This month marks the first Northwest African Film Festival. Its
not a musical event, but it is something that Spin the Globe listeners
will certainly find of interest, because it provides another type
of window into other cultures.
My experience with African film is limited, though the ones Ive
seen have been engaging and powerful. Taafe Fanga Skirt
Power (Mali, 1997, directed by Adama Drabo) looks at what
happens when the genders switch roles in a village. Jit
(Zimbabwe, 1993, directed by Michael Raeburn) features Oliver
Mtukudzi and is a very African version of the common story of
love overcoming class differences. The zany, subtly racist The
Gods Must Be Crazy (Botswana, 1980, directed by Jamie Uys)
looks at a clash of traditional and modern cultures.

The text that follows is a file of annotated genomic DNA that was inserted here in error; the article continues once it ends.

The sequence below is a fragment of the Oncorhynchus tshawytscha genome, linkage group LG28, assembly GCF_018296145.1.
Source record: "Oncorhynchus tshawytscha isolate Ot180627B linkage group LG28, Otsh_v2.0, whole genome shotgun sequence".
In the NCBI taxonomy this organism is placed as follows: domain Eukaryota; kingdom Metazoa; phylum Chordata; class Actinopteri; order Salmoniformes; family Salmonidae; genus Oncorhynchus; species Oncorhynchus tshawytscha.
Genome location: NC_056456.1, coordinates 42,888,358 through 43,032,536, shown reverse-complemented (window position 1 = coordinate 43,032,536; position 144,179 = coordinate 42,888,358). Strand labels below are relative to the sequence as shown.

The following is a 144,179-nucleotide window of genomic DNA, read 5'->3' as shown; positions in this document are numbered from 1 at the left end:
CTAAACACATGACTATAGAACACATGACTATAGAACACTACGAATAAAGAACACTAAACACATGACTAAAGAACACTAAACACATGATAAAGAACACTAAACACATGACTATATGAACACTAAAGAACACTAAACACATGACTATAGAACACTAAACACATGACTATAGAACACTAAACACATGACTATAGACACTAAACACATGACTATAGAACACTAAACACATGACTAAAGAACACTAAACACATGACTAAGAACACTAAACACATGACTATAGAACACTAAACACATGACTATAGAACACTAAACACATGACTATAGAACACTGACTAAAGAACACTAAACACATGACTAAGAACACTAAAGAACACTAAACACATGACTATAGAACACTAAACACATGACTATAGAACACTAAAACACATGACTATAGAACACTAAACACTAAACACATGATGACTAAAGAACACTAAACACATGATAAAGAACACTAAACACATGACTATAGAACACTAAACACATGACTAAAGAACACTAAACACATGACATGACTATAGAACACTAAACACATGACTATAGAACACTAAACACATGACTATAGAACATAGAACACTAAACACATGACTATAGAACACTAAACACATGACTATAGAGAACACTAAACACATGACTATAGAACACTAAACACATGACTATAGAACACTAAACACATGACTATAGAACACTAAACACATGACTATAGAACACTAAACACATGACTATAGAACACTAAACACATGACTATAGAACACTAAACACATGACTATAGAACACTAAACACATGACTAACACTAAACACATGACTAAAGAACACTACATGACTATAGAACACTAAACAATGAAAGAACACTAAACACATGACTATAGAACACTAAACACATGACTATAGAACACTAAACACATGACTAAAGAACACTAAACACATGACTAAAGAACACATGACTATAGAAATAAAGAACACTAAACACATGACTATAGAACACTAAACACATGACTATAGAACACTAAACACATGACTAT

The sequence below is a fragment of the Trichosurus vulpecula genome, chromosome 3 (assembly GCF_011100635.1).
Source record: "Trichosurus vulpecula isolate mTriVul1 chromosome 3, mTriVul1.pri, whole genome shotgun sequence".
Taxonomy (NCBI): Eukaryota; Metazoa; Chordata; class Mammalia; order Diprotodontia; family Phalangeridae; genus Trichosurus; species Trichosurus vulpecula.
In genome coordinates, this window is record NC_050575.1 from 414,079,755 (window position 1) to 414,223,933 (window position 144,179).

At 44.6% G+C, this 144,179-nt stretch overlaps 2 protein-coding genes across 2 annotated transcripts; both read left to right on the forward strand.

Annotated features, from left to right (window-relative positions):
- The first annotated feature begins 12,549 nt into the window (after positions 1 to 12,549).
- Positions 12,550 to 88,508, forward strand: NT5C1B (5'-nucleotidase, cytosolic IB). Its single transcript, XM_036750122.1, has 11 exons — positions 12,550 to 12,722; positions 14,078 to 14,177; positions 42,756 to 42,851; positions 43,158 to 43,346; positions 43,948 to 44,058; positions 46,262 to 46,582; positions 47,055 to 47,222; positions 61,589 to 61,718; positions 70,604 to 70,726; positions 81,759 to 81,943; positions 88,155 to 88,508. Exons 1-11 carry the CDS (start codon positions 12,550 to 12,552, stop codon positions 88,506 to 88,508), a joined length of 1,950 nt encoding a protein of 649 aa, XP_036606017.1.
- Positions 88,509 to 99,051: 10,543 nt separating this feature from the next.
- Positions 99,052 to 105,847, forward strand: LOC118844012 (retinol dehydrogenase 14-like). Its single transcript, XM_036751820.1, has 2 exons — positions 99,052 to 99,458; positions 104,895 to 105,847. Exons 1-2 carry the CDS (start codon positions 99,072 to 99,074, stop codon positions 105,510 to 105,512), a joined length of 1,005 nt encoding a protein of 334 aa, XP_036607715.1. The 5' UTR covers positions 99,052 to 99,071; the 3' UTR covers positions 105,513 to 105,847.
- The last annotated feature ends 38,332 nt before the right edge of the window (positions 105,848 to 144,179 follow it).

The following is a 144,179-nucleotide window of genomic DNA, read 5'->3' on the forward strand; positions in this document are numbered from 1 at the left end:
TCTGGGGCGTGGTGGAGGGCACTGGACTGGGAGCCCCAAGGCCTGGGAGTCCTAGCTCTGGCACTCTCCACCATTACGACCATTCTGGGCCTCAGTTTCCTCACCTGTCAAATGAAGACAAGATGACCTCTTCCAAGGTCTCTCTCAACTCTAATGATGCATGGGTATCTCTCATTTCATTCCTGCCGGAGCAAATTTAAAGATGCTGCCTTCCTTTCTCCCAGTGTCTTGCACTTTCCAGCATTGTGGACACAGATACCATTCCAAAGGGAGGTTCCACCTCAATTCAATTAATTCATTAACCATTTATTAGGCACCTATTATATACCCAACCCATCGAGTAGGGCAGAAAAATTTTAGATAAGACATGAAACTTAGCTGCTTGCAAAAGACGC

Faraw stands apart from these films as a serious drama
without comic relief. Zamiatou is a mother of a beautiful daughter
and two healthy boys, but her husband has been returned from jail
a mental and physical wreck, and the kids are acting out. And
the familys food and money are exhausted. The situation
looks hopeless. It may take a village to raise a family, but that
doesnt mean the village will solve your problems for you.
Zamiatous tough choices are written on her face and echoed
in the harsh desert landscape, a landscape that ultimately provides
a way out of her trouble.
This is an inspiring film about the resilience of the human spirit,
and particularly that of African women. Catch it and other African
films at the Festival or at your local video store, and be prepared
for an experience unlike anything Hollywood can provide.
© 2002 Scott Allan Stevens